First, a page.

As a result of the settlement, Johnson County agreed to a more specific form of mail processing that will permit HRDC publications, as well as other books and publications, to be delivered to prisoners at the jail. The agreement also provided: “Defendants agree to pay HRDC a total of $50,000 in full and final settlement of all claims for damages, fees, and costs that were brought in this matter or could have been brought in this matter.”
As noted in its complaint, “HRDC, a not-for-profit charitable organization, sends books, magazines, and other correspondence to.... educate incarcerated persons about their legal and civil rights and their options for accessing education while incarcerated....(and) engages in core protected speech and expressive conduct on matters of public concern, which are entitled to the highest protection afforded by the First Amendment of the U.S. Constitution.”
The complaint also noted that, “since July 2020 Plaintiff can identify at least fifty-eight (58) items that were rejected by Defendants, including ten (10) copies of Prison Legal News, ten (10) copies of Criminal Legal News, ten (10) copies of PYHS [Protecting Your Health and Safety], ten (10) copies of the Prisoners’ Guerilla Handbook, ten (10) informational brochure packs, one (1) court ruling, and seven (7) follow up letters.”
Jails and prisons across the country have engaged in systematic censorship of newsletters, magazines, and other educational publications. HRDC is the only organization which regularly sues and argues that this censorship is unconstitutional: “These policies banning books and magazines are blatantly unconstitutional. And I have no idea why they keep doing it in Kansas,” said Paul Wright, executive director of HRDC, which previously successfully sued Shawnee County over similar policies.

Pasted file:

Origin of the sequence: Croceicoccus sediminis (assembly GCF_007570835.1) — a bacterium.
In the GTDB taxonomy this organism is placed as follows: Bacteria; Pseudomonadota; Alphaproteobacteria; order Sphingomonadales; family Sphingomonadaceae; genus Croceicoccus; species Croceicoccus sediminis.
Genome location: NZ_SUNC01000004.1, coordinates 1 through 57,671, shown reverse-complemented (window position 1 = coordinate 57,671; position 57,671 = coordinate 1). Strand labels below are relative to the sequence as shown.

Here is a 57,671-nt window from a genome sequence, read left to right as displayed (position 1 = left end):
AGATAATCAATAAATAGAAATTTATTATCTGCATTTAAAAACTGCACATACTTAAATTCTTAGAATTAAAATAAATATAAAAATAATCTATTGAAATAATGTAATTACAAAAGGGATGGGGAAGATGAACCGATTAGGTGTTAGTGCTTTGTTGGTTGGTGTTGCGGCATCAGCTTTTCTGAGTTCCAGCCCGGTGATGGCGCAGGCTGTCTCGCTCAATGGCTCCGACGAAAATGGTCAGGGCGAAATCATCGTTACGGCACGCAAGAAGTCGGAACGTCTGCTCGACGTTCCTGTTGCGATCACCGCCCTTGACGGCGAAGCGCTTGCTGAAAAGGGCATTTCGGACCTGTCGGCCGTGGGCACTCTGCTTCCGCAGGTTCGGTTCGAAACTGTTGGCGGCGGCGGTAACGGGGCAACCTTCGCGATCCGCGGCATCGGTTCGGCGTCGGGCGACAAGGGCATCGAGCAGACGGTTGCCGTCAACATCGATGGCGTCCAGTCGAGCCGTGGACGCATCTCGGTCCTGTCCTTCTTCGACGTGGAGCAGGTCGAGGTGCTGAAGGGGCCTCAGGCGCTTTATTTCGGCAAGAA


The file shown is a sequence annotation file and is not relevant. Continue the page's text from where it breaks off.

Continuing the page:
HRDC’s complaint sought injunctive relief, and filed a motion for preliminary injunction to enjoin defendants from enforcing these restrictive policies, but suffered a setback when the judge denied the motion, and compelled the parties to move into the discovery phase to prepare for trial.
According to the judge, “Johnson County official who oversees the mailroom has reviewed the materials submitted as exhibits to HRDC’s preliminary-injunction motion and indicated that they were rejected because they violated either the sticker/label policy or the package pre-approval policy, based on the stamps on the returned mail. Had the materials been pre-approved or not sent in packages, or not had stickers or labels on them, they would not have been rejected.”
The court’s December 4, 2020 order also noted that since, “September 24, 2020, HRDC has sent copies of Prison Legal News in a manner that complies with both the sticker/label policy and the package pre-approval policy. Some of the inmates who were sent copies have added it to their subscription list and have received their copies of Prison Legal News.”
Unlike other jails and prisons sued by HRDC, it appears that Johnson County officials recognized that despite its stated goal of preventing contraband from entering their jail through mailings, it was counterproductive to bar a nationally-recognized non-profit from mailing publications to prisoners, and agreed to settle the case without going to trial. As part of the settlement the jail agreed to deliver HRDC books and magazines to the jail’s prisoners and to provide due process notice in the event any were censored. The jail also agreed to pay $50,000 in damages and fees and the court retained jurisdiction to enforce the settlement.
HRDC was represented by HRDC general counsel Dan Marshall, Max Kautsch of Kansas and Bruce Johnson of the Seattle law firm Davis Wright Tremaine. See: HRDC v. Board of Commissioners of Johnson County, USDC D KS, Case Number 2:20-CV-2447.
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Related legal case
HRDC v. Board of Commissioners of Johnson County
|USDC D KS, Case Number 2:20-CV-2447